Europeans Eager to Launch Orbital Science Lab
The Columbus laboratory is ESA's biggest contribution to the International Space Station (ISS).
Credit: D. Ducros, ESA

CAPE CANAVERAL, Fla. ? Europe's bus-sized science lab will soon make its zero-gravity debut after the launch of NASA's space shuttle Atlantis tomorrow, weather permitting.

Atlantis will ferry the 10.3-ton module to the International Space Station (ISS), where astronauts will attach it and make way for space-based science experiments throughout the next seven years. NASA intended Columbus to reach orbit in early December, but the agency postponed its launch to address problems with fuel gauge-like sensors in Atlantis' external fuel tank.

"We're really looking forward to getting Columbus on orbit to become an on-orbit member of the space station club," said Alan Thirkettle, ISS program manager for the European Space Agency (ESA). He noted that getting two ESA astronauts ? Hans Schlegel and Leopold Eyharts ? into space with the module will also be a moment of triumph.

"They're a real focal point not just of excitement but for inspiration as well," Thirkettle said, noting that children across Europe are closely following the STS-122 mission.

If inclement weather prompts mission managers to postpone Atlantis' space shot at 2:45 p.m. EST (1945 GMT) tomorrow, Columbus will hitch a ride into orbit Friday or Saturday afternoon.

Zero-gravity lab

Columbus, which looks somewhat like an over-sized aluminum can, boasts about 2,648 cubic feet (75 cubic meters) of space within its polished shell. Thirkettle explained that this volume accommodates 16 phone-booth racks as well as four platforms outside.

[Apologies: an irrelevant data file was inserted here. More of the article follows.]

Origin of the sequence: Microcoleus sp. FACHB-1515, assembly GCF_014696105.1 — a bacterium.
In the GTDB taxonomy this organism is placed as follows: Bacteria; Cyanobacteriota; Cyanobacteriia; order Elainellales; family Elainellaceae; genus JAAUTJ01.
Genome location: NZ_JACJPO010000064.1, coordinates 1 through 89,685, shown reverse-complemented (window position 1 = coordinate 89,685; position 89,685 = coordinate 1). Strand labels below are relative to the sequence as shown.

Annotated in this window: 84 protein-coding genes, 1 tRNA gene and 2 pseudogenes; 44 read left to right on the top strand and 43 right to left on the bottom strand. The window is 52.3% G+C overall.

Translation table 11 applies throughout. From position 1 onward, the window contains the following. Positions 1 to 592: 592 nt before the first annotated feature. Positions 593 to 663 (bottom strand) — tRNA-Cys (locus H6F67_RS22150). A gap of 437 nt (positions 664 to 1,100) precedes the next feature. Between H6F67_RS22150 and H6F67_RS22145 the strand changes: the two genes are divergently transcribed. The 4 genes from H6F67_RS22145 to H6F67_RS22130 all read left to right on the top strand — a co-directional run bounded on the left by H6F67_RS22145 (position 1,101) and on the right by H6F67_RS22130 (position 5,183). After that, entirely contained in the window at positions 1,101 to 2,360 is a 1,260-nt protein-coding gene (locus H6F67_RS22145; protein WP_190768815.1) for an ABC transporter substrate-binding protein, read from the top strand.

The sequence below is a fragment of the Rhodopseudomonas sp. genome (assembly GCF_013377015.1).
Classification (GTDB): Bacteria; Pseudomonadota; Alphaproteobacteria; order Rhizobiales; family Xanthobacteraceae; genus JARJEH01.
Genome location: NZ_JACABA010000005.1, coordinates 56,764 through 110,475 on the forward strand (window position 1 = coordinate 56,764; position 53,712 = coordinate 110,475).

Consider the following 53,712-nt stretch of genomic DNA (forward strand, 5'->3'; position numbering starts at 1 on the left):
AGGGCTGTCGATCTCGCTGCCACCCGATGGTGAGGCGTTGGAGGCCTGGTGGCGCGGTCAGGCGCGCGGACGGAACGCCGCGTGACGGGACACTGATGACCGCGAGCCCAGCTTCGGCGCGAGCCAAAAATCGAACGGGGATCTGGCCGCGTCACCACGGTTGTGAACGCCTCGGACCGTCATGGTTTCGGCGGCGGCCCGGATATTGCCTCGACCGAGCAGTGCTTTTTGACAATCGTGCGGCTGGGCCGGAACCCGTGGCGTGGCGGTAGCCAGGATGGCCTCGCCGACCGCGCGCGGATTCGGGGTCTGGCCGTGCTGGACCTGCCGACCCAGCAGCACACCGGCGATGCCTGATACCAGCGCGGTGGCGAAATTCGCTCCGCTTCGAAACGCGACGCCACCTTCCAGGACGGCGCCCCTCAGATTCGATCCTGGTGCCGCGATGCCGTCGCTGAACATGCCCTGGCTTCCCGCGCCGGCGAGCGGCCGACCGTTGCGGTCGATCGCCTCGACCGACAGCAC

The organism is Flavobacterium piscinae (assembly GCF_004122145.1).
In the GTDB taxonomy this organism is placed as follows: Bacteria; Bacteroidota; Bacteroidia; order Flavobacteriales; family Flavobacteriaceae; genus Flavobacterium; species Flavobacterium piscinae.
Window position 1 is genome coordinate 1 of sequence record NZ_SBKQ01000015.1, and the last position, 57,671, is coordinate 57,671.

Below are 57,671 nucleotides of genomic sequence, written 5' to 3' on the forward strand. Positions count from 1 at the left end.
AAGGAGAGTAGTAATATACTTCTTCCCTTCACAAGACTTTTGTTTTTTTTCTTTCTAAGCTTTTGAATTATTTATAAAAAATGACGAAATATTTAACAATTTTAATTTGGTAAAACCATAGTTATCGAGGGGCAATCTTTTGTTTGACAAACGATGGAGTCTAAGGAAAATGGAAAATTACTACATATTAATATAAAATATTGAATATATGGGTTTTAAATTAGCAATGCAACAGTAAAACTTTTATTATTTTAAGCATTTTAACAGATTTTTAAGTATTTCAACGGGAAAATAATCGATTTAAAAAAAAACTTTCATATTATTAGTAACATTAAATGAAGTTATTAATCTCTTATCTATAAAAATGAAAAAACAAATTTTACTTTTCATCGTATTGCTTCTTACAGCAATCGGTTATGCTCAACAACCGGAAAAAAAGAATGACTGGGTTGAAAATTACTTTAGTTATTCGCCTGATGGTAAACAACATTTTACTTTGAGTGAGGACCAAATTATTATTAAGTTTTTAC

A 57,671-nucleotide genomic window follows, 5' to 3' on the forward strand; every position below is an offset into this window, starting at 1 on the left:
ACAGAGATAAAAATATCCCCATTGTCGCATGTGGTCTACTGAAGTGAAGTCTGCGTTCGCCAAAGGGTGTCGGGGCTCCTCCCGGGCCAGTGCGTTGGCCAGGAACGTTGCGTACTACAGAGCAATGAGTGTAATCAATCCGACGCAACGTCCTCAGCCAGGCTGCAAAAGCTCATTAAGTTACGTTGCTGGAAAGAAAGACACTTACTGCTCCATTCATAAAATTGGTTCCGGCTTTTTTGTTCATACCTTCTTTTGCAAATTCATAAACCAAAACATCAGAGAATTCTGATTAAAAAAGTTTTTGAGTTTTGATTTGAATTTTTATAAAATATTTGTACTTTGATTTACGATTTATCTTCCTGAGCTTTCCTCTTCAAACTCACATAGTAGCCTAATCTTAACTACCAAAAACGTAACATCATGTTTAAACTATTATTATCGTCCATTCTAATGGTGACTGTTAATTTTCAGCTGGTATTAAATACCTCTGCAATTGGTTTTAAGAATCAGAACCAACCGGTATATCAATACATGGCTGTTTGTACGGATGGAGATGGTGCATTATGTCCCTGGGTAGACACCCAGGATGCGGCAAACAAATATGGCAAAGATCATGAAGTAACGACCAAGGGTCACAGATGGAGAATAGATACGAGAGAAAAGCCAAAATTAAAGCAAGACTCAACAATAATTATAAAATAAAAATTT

"We get a lot of bang for our buck with the launch," Thirkettle said. The ESA spent about 880 million Euros ($1.3 billion) to build the lab.

Thirkettle couldn't say how many scientists hope to perform experiments vicariously through on-station astronauts, but did say there will be "a lot."

"We will, in fact, be getting science back from the Columbus laboratory data back within a week or 10 days of it's launching," he said. "That's something we're very excited and very pleased about."

Some assembly required

Commanded by Stephen Frick, the seven-astronaut crew of the STS-122 mission will help piece Columbus together next week.

Mission specialist Rex Walheim will lead the assembly tasks during three planned spacewalks, two of which are dedicated to Columbus assembly.

ESA astronaut Hans Schlegel will assist Walheim on the first spacewalk to snugly attach the lab to the Harmony module, also known as Node 2. Mission specialist Stan Love will help Walheim outfit Columbus' two external experiments and other devices on the third spacewalk.

Pilot Alan Poindexter and mission specialist Leland Melvin will join Frick and the other astronauts during their 11-day mission.

Thirkettle said he can't wait for the orbital work to commence.

"It'll be nice to be part of the European Space Agency," Thirkettle said. "We've been part of a 'European Ground Agency' for a long time, as far as [the] space station is concerned."

NASA will broadcast Atlantis' STS-122 mission live on NASA TV. Click here for SPACE.com's STS-122 mission coverage and NASA TV feed.

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